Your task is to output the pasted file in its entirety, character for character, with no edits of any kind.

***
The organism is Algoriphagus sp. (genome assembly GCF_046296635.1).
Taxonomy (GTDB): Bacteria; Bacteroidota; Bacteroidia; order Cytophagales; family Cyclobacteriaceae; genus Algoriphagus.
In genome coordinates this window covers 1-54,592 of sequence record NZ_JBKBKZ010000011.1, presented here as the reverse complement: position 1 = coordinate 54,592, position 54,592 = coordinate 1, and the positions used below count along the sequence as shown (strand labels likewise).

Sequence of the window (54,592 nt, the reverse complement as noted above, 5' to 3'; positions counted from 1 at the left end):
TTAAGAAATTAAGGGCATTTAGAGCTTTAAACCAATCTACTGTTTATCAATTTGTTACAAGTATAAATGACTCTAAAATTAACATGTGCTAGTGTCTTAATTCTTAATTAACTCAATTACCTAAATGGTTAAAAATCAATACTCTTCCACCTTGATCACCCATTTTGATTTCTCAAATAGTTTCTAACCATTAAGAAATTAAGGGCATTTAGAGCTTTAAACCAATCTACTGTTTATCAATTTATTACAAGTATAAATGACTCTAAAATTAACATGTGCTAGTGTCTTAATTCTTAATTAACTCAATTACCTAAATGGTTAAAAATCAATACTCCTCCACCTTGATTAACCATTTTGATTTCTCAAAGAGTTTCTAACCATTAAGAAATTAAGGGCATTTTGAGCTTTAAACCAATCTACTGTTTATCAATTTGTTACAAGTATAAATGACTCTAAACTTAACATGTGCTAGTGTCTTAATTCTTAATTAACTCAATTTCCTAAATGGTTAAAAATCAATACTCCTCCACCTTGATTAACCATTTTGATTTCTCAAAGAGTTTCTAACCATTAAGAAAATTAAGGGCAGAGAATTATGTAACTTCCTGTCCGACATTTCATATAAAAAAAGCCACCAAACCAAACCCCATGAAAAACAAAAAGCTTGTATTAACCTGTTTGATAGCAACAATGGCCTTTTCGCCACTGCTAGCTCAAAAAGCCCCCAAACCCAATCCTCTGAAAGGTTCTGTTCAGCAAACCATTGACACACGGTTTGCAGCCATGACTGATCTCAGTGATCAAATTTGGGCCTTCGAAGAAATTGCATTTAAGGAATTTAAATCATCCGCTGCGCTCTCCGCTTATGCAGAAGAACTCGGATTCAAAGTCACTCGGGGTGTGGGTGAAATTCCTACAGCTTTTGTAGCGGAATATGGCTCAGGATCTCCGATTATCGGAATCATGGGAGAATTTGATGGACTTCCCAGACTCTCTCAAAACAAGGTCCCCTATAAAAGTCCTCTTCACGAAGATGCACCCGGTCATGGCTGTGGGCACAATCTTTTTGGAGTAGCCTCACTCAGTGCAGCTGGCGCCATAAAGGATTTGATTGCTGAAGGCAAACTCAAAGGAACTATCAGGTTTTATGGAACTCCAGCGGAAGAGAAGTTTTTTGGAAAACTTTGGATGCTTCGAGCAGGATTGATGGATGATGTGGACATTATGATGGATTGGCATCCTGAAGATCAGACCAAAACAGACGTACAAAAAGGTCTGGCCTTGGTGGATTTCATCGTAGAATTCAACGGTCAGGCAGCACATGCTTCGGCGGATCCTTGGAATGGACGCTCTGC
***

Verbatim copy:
The organism is Algoriphagus sp. (genome assembly GCF_046296635.1).
Taxonomy (GTDB): Bacteria; Bacteroidota; Bacteroidia; order Cytophagales; family Cyclobacteriaceae; genus Algoriphagus.
In genome coordinates this window covers 1-54,592 of sequence record NZ_JBKBKZ010000011.1, presented here as the reverse complement: position 1 = coordinate 54,592, position 54,592 = coordinate 1, and the positions used below count along the sequence as shown (strand labels likewise).

Sequence of the window (54,592 nt, the reverse complement as noted above, 5' to 3'; positions counted from 1 at the left end):
TTAAGAAATTAAGGGCATTTAGAGCTTTAAACCAATCTACTGTTTATCAATTTGTTACAAGTATAAATGACTCTAAAATTAACATGTGCTAGTGTCTTAATTCTTAATTAACTCAATTACCTAAATGGTTAAAAATCAATACTCTTCCACCTTGATCACCCATTTTGATTTCTCAAATAGTTTCTAACCATTAAGAAATTAAGGGCATTTAGAGCTTTAAACCAATCTACTGTTTATCAATTTATTACAAGTATAAATGACTCTAAAATTAACATGTGCTAGTGTCTTAATTCTTAATTAACTCAATTACCTAAATGGTTAAAAATCAATACTCCTCCACCTTGATTAACCATTTTGATTTCTCAAAGAGTTTCTAACCATTAAGAAATTAAGGGCATTTTGAGCTTTAAACCAATCTACTGTTTATCAATTTGTTACAAGTATAAATGACTCTAAACTTAACATGTGCTAGTGTCTTAATTCTTAATTAACTCAATTTCCTAAATGGTTAAAAATCAATACTCCTCCACCTTGATTAACCATTTTGATTTCTCAAAGAGTTTCTAACCATTAAGAAAATTAAGGGCAGAGAATTATGTAACTTCCTGTCCGACATTTCATATAAAAAAAGCCACCAAACCAAACCCCATGAAAAACAAAAAGCTTGTATTAACCTGTTTGATAGCAACAATGGCCTTTTCGCCACTGCTAGCTCAAAAAGCCCCCAAACCCAATCCTCTGAAAGGTTCTGTTCAGCAAACCATTGACACACGGTTTGCAGCCATGACTGATCTCAGTGATCAAATTTGGGCCTTCGAAGAAATTGCATTTAAGGAATTTAAATCATCCGCTGCGCTCTCCGCTTATGCAGAAGAACTCGGATTCAAAGTCACTCGGGGTGTGGGTGAAATTCCTACAGCTTTTGTAGCGGAATATGGCTCAGGATCTCCGATTATCGGAATCATGGGAGAATTTGATGGACTTCCCAGACTCTCTCAAAACAAGGTCCCCTATAAAAGTCCTCTTCACGAAGATGCACCCGGTCATGGCTGTGGGCACAATCTTTTTGGAGTAGCCTCACTCAGTGCAGCTGGCGCCATAAAGGATTTGATTGCTGAAGGCAAACTCAAAGGAACTATCAGGTTTTATGGAACTCCAGCGGAAGAGAAGTTTTTTGGAAAACTTTGGATGCTTCGAGCAGGATTGATGGATGATGTGGACATTATGATGGATTGGCATCCTGAAGATCAGACCAAAACAGACGTACAAAAAGGTCTGGCCTTGGTGGATTTCATCGTAGAATTCAACGGTCAGGCAGCACATGCTTCGGCGGATCCTTGGAATGGACGCTCTGC